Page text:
In the info strip at the bottom of the screen it should display the next place you are going (the start circle centre is LOSE). Lose is alternating with the time to the start. This number shows times greater than one hour.
On this screen I have:
CylArrival = time I will get to the start cylinder edge at current progress (its varying becuase I'm stopped). White on black means I am going to be late!
Start Race = How long it is until the next start, blank unless it is less than an hour (annoyingly). After the start time it will change to white on black. You will get a bleep when the start time happens, and another bleep when you cross the circle.
Dist Cyl = Some fields are annoyingly blank until you are flying…
Dist St Cyl = how far away the start is.
Pressing the up and down arrows will progress the route to the next waypoint. If you want to take a later start press the forward arrow once, and the backward arrow twice, then the time to start should go back to black on white and show countdown to the next start. It doesn't tell you when you run out of starts, it just wont switch to another one!
This is my on course screen. Here we have:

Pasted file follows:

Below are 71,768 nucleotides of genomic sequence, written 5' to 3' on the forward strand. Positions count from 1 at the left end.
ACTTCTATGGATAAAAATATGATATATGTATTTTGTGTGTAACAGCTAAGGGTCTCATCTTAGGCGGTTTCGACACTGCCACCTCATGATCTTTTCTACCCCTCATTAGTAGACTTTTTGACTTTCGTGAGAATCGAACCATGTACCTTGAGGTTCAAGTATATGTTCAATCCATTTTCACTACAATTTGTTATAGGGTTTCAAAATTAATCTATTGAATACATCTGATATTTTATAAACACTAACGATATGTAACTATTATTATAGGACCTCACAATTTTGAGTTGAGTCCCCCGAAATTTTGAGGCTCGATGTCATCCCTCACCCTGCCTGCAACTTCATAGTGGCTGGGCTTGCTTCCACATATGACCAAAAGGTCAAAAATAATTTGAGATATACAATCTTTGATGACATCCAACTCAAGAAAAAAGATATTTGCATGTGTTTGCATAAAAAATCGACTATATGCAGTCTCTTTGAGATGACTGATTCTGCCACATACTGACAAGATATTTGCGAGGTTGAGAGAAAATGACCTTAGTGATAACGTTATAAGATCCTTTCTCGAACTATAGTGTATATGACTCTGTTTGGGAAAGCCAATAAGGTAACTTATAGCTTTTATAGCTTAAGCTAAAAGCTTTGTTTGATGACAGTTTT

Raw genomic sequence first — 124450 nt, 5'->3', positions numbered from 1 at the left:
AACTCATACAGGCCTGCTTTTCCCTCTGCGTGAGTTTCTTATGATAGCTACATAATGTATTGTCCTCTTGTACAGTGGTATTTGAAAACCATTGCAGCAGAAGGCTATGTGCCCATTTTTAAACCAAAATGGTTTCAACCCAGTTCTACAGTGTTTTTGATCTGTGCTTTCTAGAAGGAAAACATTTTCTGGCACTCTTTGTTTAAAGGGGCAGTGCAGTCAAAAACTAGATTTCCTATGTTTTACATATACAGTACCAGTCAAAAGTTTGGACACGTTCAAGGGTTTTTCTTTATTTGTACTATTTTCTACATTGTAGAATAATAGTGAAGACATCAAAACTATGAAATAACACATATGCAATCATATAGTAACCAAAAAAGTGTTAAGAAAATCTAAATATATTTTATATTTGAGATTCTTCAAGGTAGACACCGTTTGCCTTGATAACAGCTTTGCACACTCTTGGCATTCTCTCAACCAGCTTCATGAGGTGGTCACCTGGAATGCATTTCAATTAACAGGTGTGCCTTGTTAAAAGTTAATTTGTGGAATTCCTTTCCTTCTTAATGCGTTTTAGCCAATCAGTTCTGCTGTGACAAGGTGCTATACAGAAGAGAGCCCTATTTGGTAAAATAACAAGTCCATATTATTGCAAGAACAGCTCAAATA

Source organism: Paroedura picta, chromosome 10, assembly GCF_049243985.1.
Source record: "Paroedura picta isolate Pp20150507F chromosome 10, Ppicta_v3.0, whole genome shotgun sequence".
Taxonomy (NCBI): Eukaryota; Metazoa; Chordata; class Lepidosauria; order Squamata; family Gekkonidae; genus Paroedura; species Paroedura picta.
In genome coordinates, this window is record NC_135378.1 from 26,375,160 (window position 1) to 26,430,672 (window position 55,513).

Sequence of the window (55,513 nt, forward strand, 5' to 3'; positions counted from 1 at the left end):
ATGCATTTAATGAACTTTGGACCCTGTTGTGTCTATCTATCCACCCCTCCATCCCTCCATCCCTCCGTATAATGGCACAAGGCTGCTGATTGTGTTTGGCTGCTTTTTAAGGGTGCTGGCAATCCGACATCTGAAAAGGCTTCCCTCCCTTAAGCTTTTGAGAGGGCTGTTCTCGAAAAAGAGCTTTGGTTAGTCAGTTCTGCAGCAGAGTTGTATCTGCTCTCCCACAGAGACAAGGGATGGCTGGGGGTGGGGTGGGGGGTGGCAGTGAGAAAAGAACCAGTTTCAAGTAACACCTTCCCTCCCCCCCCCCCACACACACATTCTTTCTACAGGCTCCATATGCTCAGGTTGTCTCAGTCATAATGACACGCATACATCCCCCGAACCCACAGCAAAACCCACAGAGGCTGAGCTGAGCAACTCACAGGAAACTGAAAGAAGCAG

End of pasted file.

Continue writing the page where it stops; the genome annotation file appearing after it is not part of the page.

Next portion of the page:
Dist Cyl = this will fill in with the distance to the waypoint cylinder. Its blank because I'm not flying. This could alternatively be Dist Wypt, and it would then fill in on the ground I think. I prefer the distance to the cylinder, so I will turn when it says zero. you have remember if you set this field for 400m, or zero! you will get a bleep when you enter the circle and the numbers will change.
FL = flight level altitude Got to have it somewhere!
Dist Goal** = the distance round all the turnpoints to goal.
Wind Speed and Ground speed.
XT error = perpendicular distance from the course line, -ve for left, +ve for right. This and dist to cyl I will use to report my position.
The arrow - there are two arrows, a black and a grey one, The Black one points to the current turnpoint, the grey one points to the next one. There will also be a little wind sock indicating the calculated wind direction.
Note how the little arrows are no longer in the info screen, now it wont jog up and down the route manually. To get the little arrows back press and hold the WP button to make then reappear, then you can manually change through the route. But after you started you shouldn't have to do it - if it didn't switch you didn't log the turnpoint! (unless you made a programming error).
This is my final glide screen.
Dist CTR = is just there for info. We'll come back to that under airspace.
Wind Spd = I want that for reference.
A BG Goal = Altitude above best glide to goal - this is what it reckons you will arrive at goal at if you get your speed exactly right. Useful as a guide to how much you need to climb before you glide. Factor in a healthy margin. Its not very reliable if you have another turnpoint to do before you get there.